Through another human being, one can perceive a reflection of a huge range of values. A good friend can reflect both the broadest and most specific aspects of self simultaneously. He reflects one's broad intellectual values like philosophical and political beliefs, and also the specific traits, personality quirks, and physical attributes that make one unique. If individuating elements of self can properly be experienced as a value, as I argued in part 2, then perceiving the integration of such a broad range of individuating elements through the awareness of another conceptual being should yield very positive emotions -- which, in fact, it does. This is the joy of friendship.

The pleasure of psychological visibility can be taken to its highest level in the context of a romantic love relationship. Through a lover, one can experience the greatest reflection of values possible. As one's best friend, a lover can reflect the broadest and most specific aspects of one's self more fully than any other. Beyond that, she represents the integration of physical individuating elements of self (as described in part 4) by stressing the physiological difference between the sexes. This kind of reflection yields the greatest emotional pleasure possible to man: romantic love. Considering that sex is also the greatest physical pleasure possible to man, one can understand why this sacred act is so revered. When the experience of sexuality is combined and integrated with the greatest potential source of psychological visibility, the result is a thing of beauty.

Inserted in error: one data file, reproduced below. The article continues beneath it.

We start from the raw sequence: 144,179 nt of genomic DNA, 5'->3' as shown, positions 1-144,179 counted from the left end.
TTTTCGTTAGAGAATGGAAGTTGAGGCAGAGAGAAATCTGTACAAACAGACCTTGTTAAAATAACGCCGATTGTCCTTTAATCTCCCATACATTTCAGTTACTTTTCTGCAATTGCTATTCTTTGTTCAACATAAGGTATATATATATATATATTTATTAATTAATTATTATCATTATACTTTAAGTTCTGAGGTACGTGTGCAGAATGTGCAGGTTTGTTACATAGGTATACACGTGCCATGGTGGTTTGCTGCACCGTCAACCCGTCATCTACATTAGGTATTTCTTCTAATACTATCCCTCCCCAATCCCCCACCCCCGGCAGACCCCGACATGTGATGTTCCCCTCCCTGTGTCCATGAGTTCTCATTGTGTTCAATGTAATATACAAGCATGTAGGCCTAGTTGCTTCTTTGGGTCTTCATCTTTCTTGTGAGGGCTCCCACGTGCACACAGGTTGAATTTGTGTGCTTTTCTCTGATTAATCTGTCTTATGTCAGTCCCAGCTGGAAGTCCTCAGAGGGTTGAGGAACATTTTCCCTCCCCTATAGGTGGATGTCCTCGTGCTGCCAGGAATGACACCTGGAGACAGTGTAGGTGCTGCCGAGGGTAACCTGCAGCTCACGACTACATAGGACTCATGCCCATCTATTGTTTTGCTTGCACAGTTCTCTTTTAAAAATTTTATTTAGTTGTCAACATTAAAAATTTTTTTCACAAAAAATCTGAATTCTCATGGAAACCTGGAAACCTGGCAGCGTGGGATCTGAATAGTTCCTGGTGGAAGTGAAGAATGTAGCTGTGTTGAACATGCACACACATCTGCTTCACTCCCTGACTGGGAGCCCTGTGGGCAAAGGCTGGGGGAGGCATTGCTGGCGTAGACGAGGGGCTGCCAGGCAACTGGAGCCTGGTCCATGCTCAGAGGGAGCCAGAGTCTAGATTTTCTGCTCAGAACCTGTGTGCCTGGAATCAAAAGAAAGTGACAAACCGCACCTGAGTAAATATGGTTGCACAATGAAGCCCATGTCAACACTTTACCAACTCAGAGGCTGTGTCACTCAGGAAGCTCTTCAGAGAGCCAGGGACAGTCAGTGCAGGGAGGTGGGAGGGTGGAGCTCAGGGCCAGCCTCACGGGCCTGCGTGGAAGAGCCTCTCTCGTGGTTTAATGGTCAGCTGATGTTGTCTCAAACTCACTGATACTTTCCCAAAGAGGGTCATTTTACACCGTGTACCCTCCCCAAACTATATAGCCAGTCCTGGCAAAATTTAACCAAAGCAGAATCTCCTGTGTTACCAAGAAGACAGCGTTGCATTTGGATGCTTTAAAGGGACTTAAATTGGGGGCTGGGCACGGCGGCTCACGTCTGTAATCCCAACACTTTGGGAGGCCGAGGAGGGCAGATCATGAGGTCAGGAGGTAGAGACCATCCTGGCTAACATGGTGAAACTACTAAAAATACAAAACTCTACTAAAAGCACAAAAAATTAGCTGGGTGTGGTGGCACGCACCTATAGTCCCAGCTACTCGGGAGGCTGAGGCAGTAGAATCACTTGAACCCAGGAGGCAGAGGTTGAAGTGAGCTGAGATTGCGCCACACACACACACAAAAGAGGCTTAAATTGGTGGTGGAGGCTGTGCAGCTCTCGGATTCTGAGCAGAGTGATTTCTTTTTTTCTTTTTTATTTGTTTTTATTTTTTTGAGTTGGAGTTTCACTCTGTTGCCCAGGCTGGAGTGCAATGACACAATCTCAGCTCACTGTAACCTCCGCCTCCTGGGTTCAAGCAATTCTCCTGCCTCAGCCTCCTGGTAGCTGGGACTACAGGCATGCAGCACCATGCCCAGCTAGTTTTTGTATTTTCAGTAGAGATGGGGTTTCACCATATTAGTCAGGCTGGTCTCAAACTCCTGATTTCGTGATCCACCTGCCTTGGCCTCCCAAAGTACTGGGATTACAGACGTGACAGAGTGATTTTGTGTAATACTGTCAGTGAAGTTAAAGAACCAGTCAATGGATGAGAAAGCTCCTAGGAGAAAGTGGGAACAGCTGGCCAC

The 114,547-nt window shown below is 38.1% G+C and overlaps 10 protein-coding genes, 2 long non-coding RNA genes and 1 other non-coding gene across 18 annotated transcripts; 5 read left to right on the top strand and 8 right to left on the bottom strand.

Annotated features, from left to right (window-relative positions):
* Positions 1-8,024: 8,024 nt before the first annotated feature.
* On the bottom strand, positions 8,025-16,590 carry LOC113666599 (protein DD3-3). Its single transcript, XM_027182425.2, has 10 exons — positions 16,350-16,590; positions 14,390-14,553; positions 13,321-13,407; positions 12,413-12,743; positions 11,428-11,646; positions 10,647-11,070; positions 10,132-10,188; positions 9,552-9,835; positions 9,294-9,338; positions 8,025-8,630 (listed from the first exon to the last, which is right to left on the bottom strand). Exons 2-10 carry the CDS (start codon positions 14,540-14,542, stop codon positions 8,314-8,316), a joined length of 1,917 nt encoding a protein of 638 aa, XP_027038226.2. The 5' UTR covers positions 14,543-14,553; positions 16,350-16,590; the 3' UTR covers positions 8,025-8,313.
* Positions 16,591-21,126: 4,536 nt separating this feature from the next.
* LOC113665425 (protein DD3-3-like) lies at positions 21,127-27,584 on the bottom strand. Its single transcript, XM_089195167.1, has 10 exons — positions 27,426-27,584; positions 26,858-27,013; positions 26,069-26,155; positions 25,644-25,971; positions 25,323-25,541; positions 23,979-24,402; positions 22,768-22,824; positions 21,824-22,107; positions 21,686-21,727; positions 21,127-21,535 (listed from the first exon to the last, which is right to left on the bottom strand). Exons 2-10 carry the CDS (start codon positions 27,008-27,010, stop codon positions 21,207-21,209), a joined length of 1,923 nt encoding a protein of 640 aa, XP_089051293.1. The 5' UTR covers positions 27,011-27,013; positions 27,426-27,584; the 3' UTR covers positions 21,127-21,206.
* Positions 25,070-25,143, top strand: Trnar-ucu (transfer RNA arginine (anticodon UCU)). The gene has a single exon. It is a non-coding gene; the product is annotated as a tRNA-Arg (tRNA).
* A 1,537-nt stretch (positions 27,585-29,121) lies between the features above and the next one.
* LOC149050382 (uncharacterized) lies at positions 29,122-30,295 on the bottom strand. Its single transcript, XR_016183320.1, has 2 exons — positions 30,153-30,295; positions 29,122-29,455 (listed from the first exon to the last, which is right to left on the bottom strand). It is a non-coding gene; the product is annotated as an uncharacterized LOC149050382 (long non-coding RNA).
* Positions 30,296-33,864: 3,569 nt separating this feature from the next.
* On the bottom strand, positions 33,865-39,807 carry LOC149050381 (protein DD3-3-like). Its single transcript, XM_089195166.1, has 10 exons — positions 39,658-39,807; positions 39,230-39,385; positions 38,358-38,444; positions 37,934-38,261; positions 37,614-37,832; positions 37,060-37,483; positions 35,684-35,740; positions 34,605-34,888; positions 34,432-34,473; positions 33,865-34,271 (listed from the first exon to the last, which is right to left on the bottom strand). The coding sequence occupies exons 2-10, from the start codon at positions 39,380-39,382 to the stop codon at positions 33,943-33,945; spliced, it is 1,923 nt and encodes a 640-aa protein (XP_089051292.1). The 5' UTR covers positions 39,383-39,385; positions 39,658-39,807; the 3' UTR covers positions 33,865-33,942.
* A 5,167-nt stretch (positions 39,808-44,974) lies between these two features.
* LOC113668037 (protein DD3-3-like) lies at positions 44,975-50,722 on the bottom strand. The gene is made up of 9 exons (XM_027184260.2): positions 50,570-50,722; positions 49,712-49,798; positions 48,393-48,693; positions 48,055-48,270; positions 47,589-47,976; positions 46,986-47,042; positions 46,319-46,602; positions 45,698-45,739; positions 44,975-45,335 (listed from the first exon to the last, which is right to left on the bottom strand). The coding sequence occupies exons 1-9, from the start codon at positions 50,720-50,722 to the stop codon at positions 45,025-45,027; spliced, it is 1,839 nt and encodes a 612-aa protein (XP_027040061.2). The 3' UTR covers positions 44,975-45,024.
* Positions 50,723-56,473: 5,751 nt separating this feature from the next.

I argue that one also experiences sexuality to the greatest degree in the context of a romantic love relationship. A lover is more aware of one's distinguishing physical attributes than any other. And the reciprocal is true -- one is more familiar with his lover's body than anyone else in the world. This acute awareness of each other's bodies allows for the most profound experience of masculinity and femininity. One becomes aware of his sexuality through perceiving a member of the opposite sex and observing the differences. This experience is heightened through psychological visibility. With a lover, one can not only observe the differences between the sexes, but he can also be observed by his lover as an integrated, physical whole. One's lover perceives him fundamentally as a man.

Based on the arguments I have presented in the first 5-parts of this essay, I am now fully justified in proclaiming the following: Sex in the context of a romantic love relationship is the most pleasurable, most profoundly spiritual experience possible to human beings.

In part 6 of this essay, I will provide a summary of the arguments and conclusions from the first 5 parts, then suggest some applications for these principles.

**Update- Part 6 can be found here.

--Dan Edge


Marnee said...

*The* very most? Really? Hmm. I dunno. Is this assuming that one has accomplished his other life goals or is very much on the path towards them, intellectually and materially speaking? In other words, only after a man, or woman, is fully realized in his own mind and in his accomplishments?

I would say that in my experience, a romantic relationship, although superficially possible, is not fully realizable until both partners have fully realized their own selves. Something tells me you will be covering that aspect. Please correct me if you covered it earlier. I cannot remember. Feel free to set me straight.

Marnee said...

Okay been thinking and reviewing. I believe what I wrote above was covered in your example of the valuing of one's hands, as an artist.

Dan Edge said...


Good questions. You're right, in my discussion of romantic love I am assuming that both partners are already paragons of virtue.

--Dan Edge